The answer to that first question is also the answer to the second question as to why the kingdom of heavens is THE kingdom. There is no other goal for God than that his dream come to completion. When God’s reign is complete, when his work of creation has achieved all its possibilities, then the Kingdom will have been fully established. That is the only kingdom that will endure --- forever. The reign is not a rule, not the efforts of a tyrant. That reign comes from the allegiances of the heart in love with its creator. It is not from without but arises from an encounter with the Divinity which is the source of all life, all physical and all spiritual beings.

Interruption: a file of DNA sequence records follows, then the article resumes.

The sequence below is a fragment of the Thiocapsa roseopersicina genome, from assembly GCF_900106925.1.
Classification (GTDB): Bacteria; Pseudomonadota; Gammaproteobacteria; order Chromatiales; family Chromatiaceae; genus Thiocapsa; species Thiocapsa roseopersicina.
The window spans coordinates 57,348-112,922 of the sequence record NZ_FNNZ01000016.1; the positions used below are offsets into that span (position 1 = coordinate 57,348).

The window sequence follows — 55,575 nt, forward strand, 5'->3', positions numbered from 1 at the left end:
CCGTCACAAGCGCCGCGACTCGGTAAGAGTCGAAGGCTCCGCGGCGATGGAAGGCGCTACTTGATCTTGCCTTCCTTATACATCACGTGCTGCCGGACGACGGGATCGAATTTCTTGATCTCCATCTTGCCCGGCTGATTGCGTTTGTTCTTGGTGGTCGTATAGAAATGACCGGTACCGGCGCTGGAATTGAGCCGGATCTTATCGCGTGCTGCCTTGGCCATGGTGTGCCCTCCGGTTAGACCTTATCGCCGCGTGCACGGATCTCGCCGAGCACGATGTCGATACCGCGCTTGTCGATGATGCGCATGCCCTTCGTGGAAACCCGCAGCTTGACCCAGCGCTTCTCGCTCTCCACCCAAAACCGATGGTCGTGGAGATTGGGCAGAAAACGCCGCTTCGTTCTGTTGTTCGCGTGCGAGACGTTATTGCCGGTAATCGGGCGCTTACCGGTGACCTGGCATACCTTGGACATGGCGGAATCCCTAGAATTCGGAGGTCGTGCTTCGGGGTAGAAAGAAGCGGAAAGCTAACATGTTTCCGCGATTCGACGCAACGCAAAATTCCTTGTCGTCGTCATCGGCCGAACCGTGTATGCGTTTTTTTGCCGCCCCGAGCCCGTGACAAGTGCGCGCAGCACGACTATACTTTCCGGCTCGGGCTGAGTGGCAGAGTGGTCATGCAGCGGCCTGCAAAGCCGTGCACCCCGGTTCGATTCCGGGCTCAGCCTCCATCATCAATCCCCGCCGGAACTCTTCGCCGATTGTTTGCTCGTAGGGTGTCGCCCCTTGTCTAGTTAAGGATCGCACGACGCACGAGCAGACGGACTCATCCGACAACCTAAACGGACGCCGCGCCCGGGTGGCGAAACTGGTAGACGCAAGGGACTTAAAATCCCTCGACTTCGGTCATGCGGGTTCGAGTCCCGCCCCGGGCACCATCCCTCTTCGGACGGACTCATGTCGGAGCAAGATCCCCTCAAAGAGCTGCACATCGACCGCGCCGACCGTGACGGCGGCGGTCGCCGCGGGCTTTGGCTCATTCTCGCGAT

If this kingdom is so much the total mission of all creation and of humanity that is the representative of God to all living beings, to all the fishes in the sea, the birds of the air, and insects and even rocks, then it is available only not those whose eyes are not filled with things of their own making. These little ones hear the whispers of all creation because their auditory nerves are not cluttered with the noise of success that derived from engagement in the commercial and secular world. These little ones feel the pain of struggle, of the pangs of birthing, the expenditure of energy to heal and to life up those bent with the burdens of survival. Their senses are not so filled with the pursuit of the world that they have room in their hearts for that which is most important. It is gratitude for life, it is gratitude for the order and structures of creation that initiates the heart turning to its creator. For the great ones, it is their own creation or the usurped creations of others that occupy the heart and fog the mind. Thus, to find God present one must have a heart filled with gratitude and with faith in the unseen transcendence that gives vitality to all that is. That answer is available to all – even those with great power, with great wealth, with deserved adulation from the crowds. In all their achievements and accumulations these great ones must become humble, must become little in their gratitude and recognition of God’s work.